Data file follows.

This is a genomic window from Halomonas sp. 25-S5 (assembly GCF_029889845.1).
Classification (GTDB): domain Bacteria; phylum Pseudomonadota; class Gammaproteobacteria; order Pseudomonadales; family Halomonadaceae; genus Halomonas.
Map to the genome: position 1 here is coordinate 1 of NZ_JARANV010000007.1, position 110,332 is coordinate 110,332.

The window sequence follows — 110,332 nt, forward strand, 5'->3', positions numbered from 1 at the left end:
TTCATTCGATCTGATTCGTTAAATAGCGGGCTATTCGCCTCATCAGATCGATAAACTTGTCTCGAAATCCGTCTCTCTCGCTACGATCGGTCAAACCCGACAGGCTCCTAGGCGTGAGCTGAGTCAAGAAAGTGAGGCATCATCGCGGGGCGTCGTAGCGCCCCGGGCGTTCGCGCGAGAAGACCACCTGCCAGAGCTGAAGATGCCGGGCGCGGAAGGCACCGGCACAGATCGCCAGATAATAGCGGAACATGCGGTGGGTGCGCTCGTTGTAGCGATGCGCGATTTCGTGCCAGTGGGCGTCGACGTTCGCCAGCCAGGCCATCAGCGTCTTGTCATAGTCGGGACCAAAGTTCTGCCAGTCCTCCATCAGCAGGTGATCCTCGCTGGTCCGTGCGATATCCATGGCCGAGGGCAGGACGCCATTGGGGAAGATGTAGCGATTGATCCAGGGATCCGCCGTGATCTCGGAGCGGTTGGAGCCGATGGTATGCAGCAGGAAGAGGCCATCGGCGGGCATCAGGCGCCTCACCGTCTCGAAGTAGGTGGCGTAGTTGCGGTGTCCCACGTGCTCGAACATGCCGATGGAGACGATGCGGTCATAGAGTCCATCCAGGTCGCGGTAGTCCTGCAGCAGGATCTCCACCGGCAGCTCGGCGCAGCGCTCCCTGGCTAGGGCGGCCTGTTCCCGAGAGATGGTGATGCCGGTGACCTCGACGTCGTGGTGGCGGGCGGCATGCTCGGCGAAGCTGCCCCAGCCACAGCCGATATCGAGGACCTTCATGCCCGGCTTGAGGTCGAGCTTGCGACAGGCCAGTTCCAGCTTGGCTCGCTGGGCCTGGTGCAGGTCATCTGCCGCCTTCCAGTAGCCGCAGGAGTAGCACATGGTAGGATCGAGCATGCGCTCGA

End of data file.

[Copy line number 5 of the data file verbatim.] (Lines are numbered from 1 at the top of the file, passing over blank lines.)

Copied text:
TTCATTCGATCTGATTCGTTAAATAGCGGGCTATTCGCCTCATCAGATCGATAAACTTGTCTCGAAATCCGTCTCTCTCGCTACGATCGGTCAAACCCGACAGGCTCCTAGGCGTGAGCTGAGTCAAGAAAGTGAGGCATCATCGCGGGGCGTCGTAGCGCCCCGGGCGTTCGCGCGAGAAGACCACCTGCCAGAGCTGAAGATGCCGGGCGCGGAAGGCACCGGCACAGATCGCCAGATAATAGCGGAACATGCGGTGGGTGCGCTCGTTGTAGCGATGCGCGATTTCGTGCCAGTGGGCGTCGACGTTCGCCAGCCAGGCCATCAGCGTCTTGTCATAGTCGGGACCAAAGTTCTGCCAGTCCTCCATCAGCAGGTGATCCTCGCTGGTCCGTGCGATATCCATGGCCGAGGGCAGGACGCCATTGGGGAAGATGTAGCGATTGATCCAGGGATCCGCCGTGATCTCGGAGCGGTTGGAGCCGATGGTATGCAGCAGGAAGAGGCCATCGGCGGGCATCAGGCGCCTCACCGTCTCGAAGTAGGTGGCGTAGTTGCGGTGTCCCACGTGCTCGAACATGCCGATGGAGACGATGCGGTCATAGAGTCCATCCAGGTCGCGGTAGTCCTGCAGCAGGATCTCCACCGGCAGCTCGGCGCAGCGCTCCCTGGCTAGGGCGGCCTGTTCCCGAGAGATGGTGATGCCGGTGACCTCGACGTCGTGGTGGCGGGCGGCATGCTCGGCGAAGCTGCCCCAGCCACAGCCGATATCGAGGACCTTCATGCCCGGCTTGAGGTCGAGCTTGCGACAGGCCAGTTCCAGCTTGGCTCGCTGGGCCTGGTGCAGGTCATCTGCCGCCTTCCAGTAGCCGCAGGAGTAGCACATGGTAGGATCGAGCATGCGCTCGA